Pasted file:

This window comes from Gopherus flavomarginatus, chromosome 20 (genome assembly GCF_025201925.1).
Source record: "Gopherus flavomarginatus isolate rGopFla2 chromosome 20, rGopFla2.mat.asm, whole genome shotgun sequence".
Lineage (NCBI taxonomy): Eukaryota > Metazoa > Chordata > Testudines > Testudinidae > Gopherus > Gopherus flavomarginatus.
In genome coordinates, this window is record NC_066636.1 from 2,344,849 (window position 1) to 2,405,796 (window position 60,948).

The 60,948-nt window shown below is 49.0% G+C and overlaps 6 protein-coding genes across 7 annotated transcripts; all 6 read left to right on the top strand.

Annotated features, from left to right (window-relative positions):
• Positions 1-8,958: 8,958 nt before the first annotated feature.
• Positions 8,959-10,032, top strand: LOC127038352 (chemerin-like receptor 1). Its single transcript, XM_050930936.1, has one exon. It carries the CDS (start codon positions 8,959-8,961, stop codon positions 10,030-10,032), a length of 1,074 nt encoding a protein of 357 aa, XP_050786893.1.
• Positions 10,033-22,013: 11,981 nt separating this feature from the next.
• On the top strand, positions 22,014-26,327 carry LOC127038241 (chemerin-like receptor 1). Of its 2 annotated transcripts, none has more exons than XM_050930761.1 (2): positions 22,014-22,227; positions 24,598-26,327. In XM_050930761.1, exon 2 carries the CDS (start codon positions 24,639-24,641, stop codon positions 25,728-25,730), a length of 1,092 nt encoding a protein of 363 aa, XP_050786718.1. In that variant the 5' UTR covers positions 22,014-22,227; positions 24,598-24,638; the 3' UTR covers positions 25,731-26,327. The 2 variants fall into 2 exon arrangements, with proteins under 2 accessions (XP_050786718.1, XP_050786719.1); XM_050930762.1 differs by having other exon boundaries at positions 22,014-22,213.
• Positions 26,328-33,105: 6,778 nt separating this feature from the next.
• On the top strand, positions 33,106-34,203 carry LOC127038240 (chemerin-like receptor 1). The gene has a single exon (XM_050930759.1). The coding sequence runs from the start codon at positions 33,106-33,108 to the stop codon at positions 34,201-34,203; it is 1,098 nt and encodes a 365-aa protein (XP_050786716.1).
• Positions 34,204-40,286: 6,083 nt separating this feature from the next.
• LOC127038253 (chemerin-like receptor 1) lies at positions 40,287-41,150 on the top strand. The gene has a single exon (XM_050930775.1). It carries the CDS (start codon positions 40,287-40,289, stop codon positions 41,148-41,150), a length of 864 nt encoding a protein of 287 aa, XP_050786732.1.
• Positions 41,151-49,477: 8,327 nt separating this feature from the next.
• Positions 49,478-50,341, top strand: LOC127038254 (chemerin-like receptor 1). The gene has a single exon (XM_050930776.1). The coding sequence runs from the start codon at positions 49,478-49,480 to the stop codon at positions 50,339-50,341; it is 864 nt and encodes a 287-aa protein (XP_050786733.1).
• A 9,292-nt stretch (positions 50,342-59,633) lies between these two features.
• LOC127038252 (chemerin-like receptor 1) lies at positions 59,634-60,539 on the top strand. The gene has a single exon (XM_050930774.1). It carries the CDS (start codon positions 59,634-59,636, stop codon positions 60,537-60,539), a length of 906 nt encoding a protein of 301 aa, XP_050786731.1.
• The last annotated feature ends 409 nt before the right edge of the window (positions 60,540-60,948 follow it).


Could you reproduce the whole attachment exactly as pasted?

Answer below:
This window comes from Gopherus flavomarginatus, chromosome 20 (genome assembly GCF_025201925.1).
Source record: "Gopherus flavomarginatus isolate rGopFla2 chromosome 20, rGopFla2.mat.asm, whole genome shotgun sequence".
Lineage (NCBI taxonomy): Eukaryota > Metazoa > Chordata > Testudines > Testudinidae > Gopherus > Gopherus flavomarginatus.
In genome coordinates, this window is record NC_066636.1 from 2,344,849 (window position 1) to 2,405,796 (window position 60,948).

The 60,948-nt window shown below is 49.0% G+C and overlaps 6 protein-coding genes across 7 annotated transcripts; all 6 read left to right on the top strand.

Annotated features, from left to right (window-relative positions):
• Positions 1-8,958: 8,958 nt before the first annotated feature.
• Positions 8,959-10,032, top strand: LOC127038352 (chemerin-like receptor 1). Its single transcript, XM_050930936.1, has one exon. It carries the CDS (start codon positions 8,959-8,961, stop codon positions 10,030-10,032), a length of 1,074 nt encoding a protein of 357 aa, XP_050786893.1.
• Positions 10,033-22,013: 11,981 nt separating this feature from the next.
• On the top strand, positions 22,014-26,327 carry LOC127038241 (chemerin-like receptor 1). Of its 2 annotated transcripts, none has more exons than XM_050930761.1 (2): positions 22,014-22,227; positions 24,598-26,327. In XM_050930761.1, exon 2 carries the CDS (start codon positions 24,639-24,641, stop codon positions 25,728-25,730), a length of 1,092 nt encoding a protein of 363 aa, XP_050786718.1. In that variant the 5' UTR covers positions 22,014-22,227; positions 24,598-24,638; the 3' UTR covers positions 25,731-26,327. The 2 variants fall into 2 exon arrangements, with proteins under 2 accessions (XP_050786718.1, XP_050786719.1); XM_050930762.1 differs by having other exon boundaries at positions 22,014-22,213.
• Positions 26,328-33,105: 6,778 nt separating this feature from the next.
• On the top strand, positions 33,106-34,203 carry LOC127038240 (chemerin-like receptor 1). The gene has a single exon (XM_050930759.1). The coding sequence runs from the start codon at positions 33,106-33,108 to the stop codon at positions 34,201-34,203; it is 1,098 nt and encodes a 365-aa protein (XP_050786716.1).
• Positions 34,204-40,286: 6,083 nt separating this feature from the next.
• LOC127038253 (chemerin-like receptor 1) lies at positions 40,287-41,150 on the top strand. The gene has a single exon (XM_050930775.1). It carries the CDS (start codon positions 40,287-40,289, stop codon positions 41,148-41,150), a length of 864 nt encoding a protein of 287 aa, XP_050786732.1.
• Positions 41,151-49,477: 8,327 nt separating this feature from the next.
• Positions 49,478-50,341, top strand: LOC127038254 (chemerin-like receptor 1). The gene has a single exon (XM_050930776.1). The coding sequence runs from the start codon at positions 49,478-49,480 to the stop codon at positions 50,339-50,341; it is 864 nt and encodes a 287-aa protein (XP_050786733.1).
• A 9,292-nt stretch (positions 50,342-59,633) lies between these two features.
• LOC127038252 (chemerin-like receptor 1) lies at positions 59,634-60,539 on the top strand. The gene has a single exon (XM_050930774.1). It carries the CDS (start codon positions 59,634-59,636, stop codon positions 60,537-60,539), a length of 906 nt encoding a protein of 301 aa, XP_050786731.1.
• The last annotated feature ends 409 nt before the right edge of the window (positions 60,540-60,948 follow it).